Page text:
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TENORETIC 50 / 12.5 mg film tablet It is administered orally.
Each film-coated tablet contains 50 mg atenolol and 12.5 mg chlorthalidone.
Heavy magnesium carbonate, corn starch, sodium lauryl sulfate, gelatin, magnesium stearate, methylhydroxypropylcellulose, glycerol, titanium dioxide
What is Tenoret and what is it used for?
Tenoretic is used to treat high blood pressure (hypertension). It contains two different drugs: atenolol and chlorthalidone. These drugs work together to lower your blood pressure.
• Atenolol belongs to a group of drugs called "beta blockers". It works by making your heart beat slower and with less force.
• Chlortalidone belongs to a group of drugs called "diuretics". It works by increasing the amount of urine produced by your kidneys.
TENORETIC 50 mg / 12.5 mg are round white film-coated tablets, marked on one side. It is available in blister packs containing 28 tablets.
3.How to use TENORETIC?
Instructions for proper use and dose / frequency of administration
Always use Tenoret 50 mg / 12.5 mg as your doctor has described for you. If you are not sure how to use it, consult your doctor or pharmacist.
• Your doctor will give you information about how many tablets a day and when to take. Read the label on the box to remember what your doctor has told you.
Application route and method
• Swallow your TENORETIC tablet with a glass of water.
The usual dose for adults is one tablet per day.
Different age groups
Use in children
Use in the elderly
Use in the elderly
The normal daily dose is one tablet.
If you have an observation that the effect of TENORETIC is too strong or too weak, talk to your doctor or pharmacist.
If you use more TENORETIC than you should
If you have used more than you should use from Tenoret, talk to a doctor or pharmacist immediately or go to a hospital.
Take the medicine package with you so that the tablets can be identified.
If you forget to use TENORETIC
If you forget to take your medicine, take this dose as soon as you realize that you have forgotten. If the next dose is close when you remember, skip the missed dose.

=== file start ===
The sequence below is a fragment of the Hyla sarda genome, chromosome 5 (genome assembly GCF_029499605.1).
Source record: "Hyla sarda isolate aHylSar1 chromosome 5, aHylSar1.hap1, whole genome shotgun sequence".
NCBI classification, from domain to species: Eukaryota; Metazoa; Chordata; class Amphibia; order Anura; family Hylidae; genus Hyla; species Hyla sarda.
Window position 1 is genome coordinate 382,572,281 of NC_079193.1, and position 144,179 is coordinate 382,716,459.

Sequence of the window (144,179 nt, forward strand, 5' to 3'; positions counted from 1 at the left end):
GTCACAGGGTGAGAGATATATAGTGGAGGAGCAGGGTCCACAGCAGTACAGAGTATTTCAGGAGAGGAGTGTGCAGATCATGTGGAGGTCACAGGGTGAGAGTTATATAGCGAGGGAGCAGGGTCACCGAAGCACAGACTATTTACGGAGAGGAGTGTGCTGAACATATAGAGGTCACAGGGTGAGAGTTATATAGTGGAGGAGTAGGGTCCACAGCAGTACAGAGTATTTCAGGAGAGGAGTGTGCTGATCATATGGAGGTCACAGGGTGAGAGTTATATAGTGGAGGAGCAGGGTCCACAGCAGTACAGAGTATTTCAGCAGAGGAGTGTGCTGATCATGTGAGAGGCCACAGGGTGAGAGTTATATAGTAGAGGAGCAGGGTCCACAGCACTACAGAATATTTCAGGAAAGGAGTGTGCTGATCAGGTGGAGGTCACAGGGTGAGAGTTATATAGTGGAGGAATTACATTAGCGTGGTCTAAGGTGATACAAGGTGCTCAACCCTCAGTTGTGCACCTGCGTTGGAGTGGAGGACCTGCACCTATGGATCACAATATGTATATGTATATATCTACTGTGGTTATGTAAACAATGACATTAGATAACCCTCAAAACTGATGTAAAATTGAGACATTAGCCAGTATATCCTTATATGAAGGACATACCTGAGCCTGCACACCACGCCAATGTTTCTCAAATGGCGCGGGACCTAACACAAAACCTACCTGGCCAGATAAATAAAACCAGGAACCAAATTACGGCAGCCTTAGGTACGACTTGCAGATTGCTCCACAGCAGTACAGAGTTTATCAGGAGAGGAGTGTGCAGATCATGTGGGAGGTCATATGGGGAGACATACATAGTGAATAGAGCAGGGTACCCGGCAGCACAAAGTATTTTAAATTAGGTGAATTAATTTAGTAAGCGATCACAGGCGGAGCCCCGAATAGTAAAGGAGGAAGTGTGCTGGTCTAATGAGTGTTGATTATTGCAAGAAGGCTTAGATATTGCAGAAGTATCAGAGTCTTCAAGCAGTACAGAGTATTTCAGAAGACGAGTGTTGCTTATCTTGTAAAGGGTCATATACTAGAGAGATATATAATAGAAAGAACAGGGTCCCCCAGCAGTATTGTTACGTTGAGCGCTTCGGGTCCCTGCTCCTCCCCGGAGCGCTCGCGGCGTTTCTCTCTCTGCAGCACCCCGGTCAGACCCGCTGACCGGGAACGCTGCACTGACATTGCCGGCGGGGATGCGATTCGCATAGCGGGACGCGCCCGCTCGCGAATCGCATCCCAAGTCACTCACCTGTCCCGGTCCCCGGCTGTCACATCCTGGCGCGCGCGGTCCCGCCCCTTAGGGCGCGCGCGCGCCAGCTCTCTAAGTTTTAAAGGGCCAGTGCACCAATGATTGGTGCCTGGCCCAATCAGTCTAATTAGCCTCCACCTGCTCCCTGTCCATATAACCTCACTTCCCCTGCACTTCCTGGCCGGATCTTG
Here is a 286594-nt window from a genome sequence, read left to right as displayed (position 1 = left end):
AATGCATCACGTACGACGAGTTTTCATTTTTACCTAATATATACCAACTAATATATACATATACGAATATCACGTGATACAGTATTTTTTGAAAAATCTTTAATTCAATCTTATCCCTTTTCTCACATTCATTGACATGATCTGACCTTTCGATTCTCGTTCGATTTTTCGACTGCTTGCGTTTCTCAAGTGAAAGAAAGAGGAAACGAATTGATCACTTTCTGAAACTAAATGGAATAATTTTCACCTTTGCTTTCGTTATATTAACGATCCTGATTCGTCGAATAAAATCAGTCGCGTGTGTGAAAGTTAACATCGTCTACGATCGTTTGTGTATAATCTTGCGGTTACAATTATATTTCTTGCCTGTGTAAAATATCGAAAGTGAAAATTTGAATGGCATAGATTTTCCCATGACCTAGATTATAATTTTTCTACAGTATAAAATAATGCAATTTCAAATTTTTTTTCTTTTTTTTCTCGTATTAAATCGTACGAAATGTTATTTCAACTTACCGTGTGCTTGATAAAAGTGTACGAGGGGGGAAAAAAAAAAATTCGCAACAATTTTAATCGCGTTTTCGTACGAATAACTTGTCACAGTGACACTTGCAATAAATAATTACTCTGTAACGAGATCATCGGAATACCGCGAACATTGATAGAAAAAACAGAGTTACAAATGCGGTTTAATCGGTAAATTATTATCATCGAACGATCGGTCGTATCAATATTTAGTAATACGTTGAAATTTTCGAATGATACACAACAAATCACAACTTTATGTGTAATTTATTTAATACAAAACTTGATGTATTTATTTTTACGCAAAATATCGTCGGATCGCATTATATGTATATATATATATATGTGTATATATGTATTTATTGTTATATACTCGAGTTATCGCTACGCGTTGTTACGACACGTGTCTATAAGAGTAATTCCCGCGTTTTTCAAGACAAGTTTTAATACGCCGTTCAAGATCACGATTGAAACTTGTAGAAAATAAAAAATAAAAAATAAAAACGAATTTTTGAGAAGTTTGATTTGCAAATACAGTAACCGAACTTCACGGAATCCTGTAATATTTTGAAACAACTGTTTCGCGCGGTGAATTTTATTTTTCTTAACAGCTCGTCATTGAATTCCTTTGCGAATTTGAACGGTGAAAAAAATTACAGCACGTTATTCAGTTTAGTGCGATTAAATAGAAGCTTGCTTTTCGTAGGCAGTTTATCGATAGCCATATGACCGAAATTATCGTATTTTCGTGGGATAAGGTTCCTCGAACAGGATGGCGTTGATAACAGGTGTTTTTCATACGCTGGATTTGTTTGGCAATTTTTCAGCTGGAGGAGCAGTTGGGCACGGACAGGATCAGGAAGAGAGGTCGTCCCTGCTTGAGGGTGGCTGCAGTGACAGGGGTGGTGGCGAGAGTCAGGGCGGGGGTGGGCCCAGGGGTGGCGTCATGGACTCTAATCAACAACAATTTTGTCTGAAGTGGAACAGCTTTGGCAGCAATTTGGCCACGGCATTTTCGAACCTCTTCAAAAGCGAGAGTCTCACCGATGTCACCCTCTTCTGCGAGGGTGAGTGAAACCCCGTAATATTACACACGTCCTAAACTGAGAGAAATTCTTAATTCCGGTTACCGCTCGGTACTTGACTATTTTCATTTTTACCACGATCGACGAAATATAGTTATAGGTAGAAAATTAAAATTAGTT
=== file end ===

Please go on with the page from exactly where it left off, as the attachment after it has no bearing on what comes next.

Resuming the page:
Do not take a double dose to make up for forgotten doses.
4. What are the possible side effects?
Like all medicines, there may be side effects in people who are sensitive to the substances contained in Tenoret.
If an allergic reaction occurs, consult your doctor immediately. Symptoms can include rashes on your skin or swelling of your face, lips, mouth, tongue, or throat.
Other possible side effects:
Common (affecting less than 1 in 10 people)
• Cold hands and feet.
• You may notice a slower heart rate while taking the tablets. This is normal, but if you are worried, please let your doctor know.
• Feeling sick (nausea).
• Feeling tired.
• Changes in the amount of certain substances in your blood. It can cause:
higher than normal blood sugar (glucose) level,
low sodium level, which can cause weakness, feeling sick (vomiting) and cramps
- low potassium level,
- increased uric acid content.
To check these levels, your doctor may want to take blood samples frequently.
Uncommon (less than one in 100 people)
• Restless sleep.
Rare (less than one in 1000 people)
• Heart block (may cause abnormal heartbeat, dizziness, tiredness or fainting).
• Temperature increase and pain following numbness and spasm in the fingers (Raynaud's disease).
• Dizziness (especially when standing up).
• Personality changes (psychoses) or hallucinations.
• Mood changes.
• Dry mouth.
• Thinning of hair.
• Dry eyes.
• Skin rash.
• Tingling of the hands.
• Visual disturbances.
• Bruising more easily or purplish spots on the skin.
• Inability to get an erection (impotens)
• Jaundice (causes yellowing of the skin or the whites of the eyes).
Pancreatitis (inflammation of the large gland at the back of the stomach).
• Decrease in the number of white blood cells.
Very rare (affecting less than 1 in 10 000 people)
Changes in some cells or other parts of the blood. To check whether Tenoret is affecting your blood, your doctor may want you to have frequent blood tests.
Conditions that can get worse
If you have one of the following conditions, it may get worse when you start taking your medicine. This occurs infrequently, affecting less than one person in 1,000:
• Psoriasis (a skin disease).
• Shortness of breath or swollen ankles (if you have heart failure).
• Asthma or breathing problems.
• Circulatory impairment.
These side effects shouldn't worry you. None of these may be seen in you.